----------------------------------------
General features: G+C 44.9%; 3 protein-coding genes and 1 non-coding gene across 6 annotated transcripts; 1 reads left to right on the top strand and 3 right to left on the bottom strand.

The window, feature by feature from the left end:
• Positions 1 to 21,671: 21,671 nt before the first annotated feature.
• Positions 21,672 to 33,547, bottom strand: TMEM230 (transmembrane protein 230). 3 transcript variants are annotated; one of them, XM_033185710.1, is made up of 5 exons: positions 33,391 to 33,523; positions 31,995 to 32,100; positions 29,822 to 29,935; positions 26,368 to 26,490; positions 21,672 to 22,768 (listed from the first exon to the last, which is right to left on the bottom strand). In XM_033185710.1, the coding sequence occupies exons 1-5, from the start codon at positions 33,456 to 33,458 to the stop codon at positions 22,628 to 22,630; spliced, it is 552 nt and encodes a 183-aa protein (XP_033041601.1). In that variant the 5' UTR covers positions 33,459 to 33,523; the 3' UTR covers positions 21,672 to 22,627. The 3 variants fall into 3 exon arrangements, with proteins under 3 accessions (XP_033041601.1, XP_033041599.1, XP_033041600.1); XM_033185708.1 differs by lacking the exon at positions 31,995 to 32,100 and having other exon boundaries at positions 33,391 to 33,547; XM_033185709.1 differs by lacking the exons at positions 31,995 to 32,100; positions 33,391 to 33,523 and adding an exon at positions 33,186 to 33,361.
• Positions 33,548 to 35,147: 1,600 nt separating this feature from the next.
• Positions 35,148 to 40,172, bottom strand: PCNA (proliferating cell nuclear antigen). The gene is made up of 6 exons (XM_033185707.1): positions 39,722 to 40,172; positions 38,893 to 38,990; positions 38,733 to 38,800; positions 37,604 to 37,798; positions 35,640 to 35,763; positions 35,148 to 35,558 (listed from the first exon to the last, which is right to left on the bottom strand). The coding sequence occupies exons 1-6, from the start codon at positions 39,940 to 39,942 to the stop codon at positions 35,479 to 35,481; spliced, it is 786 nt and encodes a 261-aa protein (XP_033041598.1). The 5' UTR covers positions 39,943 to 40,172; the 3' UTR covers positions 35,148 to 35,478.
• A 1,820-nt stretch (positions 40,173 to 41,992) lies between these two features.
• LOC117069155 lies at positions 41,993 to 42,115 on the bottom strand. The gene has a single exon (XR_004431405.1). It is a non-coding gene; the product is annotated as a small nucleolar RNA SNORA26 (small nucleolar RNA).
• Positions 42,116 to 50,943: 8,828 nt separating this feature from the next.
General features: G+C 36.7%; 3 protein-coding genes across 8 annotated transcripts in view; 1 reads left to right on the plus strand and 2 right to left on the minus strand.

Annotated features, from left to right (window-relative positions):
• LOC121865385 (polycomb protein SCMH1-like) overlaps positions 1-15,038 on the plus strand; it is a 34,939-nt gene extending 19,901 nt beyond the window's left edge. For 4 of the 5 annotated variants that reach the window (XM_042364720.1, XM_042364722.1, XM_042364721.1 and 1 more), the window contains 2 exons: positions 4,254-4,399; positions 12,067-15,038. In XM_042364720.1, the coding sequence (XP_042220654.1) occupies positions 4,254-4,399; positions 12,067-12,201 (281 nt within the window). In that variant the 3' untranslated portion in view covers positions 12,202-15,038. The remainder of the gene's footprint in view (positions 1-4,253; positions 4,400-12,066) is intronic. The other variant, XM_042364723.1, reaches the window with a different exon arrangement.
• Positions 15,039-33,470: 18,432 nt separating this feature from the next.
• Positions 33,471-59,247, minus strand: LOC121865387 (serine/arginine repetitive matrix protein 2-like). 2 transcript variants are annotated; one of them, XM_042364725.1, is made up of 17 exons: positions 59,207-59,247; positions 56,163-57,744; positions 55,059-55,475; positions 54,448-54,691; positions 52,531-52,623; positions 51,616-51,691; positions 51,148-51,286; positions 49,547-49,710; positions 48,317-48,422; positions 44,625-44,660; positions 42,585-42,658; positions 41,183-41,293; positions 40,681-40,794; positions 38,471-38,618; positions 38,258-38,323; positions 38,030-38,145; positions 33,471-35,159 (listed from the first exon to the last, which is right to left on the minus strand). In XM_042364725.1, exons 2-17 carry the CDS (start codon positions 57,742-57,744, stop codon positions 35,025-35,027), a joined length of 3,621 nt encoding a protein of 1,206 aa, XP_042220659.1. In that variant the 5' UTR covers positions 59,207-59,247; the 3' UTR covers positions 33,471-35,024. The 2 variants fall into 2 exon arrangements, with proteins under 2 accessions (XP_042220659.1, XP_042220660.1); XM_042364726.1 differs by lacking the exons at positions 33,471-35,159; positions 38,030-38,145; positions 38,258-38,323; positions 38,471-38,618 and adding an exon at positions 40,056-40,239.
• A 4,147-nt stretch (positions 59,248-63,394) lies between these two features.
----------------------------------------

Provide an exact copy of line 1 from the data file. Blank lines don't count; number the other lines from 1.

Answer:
General features: G+C 44.9%; 3 protein-coding genes and 1 non-coding gene across 6 annotated transcripts; 1 reads left to right on the top strand and 3 right to left on the bottom strand.